The apparent explanation for the choices currently being made in selecting justices seems to concentrate on those with a background and experience which has been known to and publicized by the media. Another factor is the need to make concessions to race, sex, creed, color and ethnic origin. The governor should not limit his choices to public lawyers who are politically knowledgeable and in the best position to kiss the Pontiff's ring.
Legal world canvassed
in shades of gray
In response to Joseph C. Sommer's "Facts should rule" letter in the July issue, I wholeheartedly concur. Legal argument should not be used to evade justice. However, it should be noted that "facts," although seemingly certain and absolute, are often anything but. Truth, which is often gleaned from the facts in a given case, is dependent upon the perspective through which it is viewed.
All attorneys learn early in their career that the legal realm is one of ambiguity and vagueness -- a world canvassed in shades of gray. The much sought after contrast of black and white is rarely found.
My intention is not to paint a bleak picture of the legal profession and its notoriety for dealing in shades of gray. Not all hope should be forsaken. Attorneys should not use their linguistic license to perform acrobatics with which to evade "true" justice. The challenge comes in reconciling the ambiguity and vagueness intrinsic to the legal profession, with the need to generally seek justice.
The July issue quoted bar President Jim Towery as saying "the lawyers of California have shown their decisive support for an independent profession" and reported that State Bar executives are elated by the "resounding" vote against abolishing the unified bar.
I find it difficult to conclude that approximately one-third of the active membership's "no" vote is a mandate. I agree with Sen. Kopp that 21,589 unhappy lawyers should alarm the State Bar, as should the failure of 49 percent of active lawyers to even vote.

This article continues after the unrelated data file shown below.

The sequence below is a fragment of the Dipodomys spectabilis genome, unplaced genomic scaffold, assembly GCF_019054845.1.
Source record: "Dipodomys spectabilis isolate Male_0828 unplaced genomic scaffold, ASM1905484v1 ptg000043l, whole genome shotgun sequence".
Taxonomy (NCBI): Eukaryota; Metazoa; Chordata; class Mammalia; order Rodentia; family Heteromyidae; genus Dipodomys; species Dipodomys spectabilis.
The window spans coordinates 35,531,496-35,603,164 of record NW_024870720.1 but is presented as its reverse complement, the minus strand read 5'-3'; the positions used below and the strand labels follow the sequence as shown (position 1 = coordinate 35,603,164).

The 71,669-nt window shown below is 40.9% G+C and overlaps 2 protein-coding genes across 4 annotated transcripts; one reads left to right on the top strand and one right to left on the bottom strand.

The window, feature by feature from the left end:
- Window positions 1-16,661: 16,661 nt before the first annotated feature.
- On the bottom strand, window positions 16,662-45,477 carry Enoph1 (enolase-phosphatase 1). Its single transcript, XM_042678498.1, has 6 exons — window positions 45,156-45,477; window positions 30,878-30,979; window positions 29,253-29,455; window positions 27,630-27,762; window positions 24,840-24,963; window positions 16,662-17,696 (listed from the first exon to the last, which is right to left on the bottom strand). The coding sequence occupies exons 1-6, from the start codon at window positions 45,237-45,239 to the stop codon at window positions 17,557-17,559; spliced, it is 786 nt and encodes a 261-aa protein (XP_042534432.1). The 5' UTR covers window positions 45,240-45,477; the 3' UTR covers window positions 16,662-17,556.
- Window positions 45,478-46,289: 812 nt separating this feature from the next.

I spoke with a number of attorneys who told me they were going to vote "no" primarily because there was nothing in the plebiscite to indicate what or who would replace the unified bar in the event the "yes" votes prevailed. My guess is that a great many of the "no" votes were cast due to that omission.
LeVone A. Yardum
Three strikes ruling reaffirmed judges' power
In the July issue of the California Bar Journal, the article "High court strikes out at '3 strikes'," says "Opening a wedge in the stiff sentencing rules, the court gave judges authority to overlook a defendant's prior convictions only 'in the interest of justice'." That is an inaccurate statement of the holding of the California Supreme Court.
The high court didn't give the judges anything. It held that the language used by the lawmakers did not take away from the judges the power they normally possess under Penal Code §1385 to strike prior convictions in the interest of justice.
Maurice H. Oppenheim
New lawyer disillusioned by greedy colleagues
In June, I was relieved to have finally completed all of the steps to becoming an attorney licensed to practice law in California. In August, I received my first issue of the California Bar Journal and was utterly disgusted by the Esquire-esque display of "important trials in California" on page 16.
I noted the two similarities between each of the listed cases: (1) In each case the plaintiff won and (2) In each case summary there is the notation "Award: $ . . ."
Is this what makes a trial important in California? Is it called an award because it's like a prize or a trophy? Silly, me, I thought plaintiffs were supposed to be compensated, not given a prize.
The underlying problem with the tort system is that it shifts the blame to the deepest pocket and justifies that transfer.
Not only do we live in a society that believes in entitlements and refuses to accept fault for its own actions, we are active leaders in promoting this viewpoint.
Take the case of someone who drives his car into a guardrail and is told the fault lies with the rail, which gave way. Behind this case, no doubt, is a greedy lawyer who convinced his client that he was without fault. This type of attorney is an embarrassment to the legal profession. As a new member of the bar, I will suffer at the hands of the public which will categorize me as the same quality of human being.
I never received a ballot
Please add me to the list of lawyers who did not receive a ballot to vote in the recent plebiscite.
Discipline reports difficult to sort through
I find it most inconvenient that while you report matters of discipline, these actions are not listed in summary form, either at the beginning of the report or at the end. It would be most helpful if you did so.
I take discipline reports seriously and try to keep a record so I will be aware if I am dealing with a disciplined attorney. It is most difficult to keep a record when one must sort through all of the reports and condense the information.
Daryl H. Hansen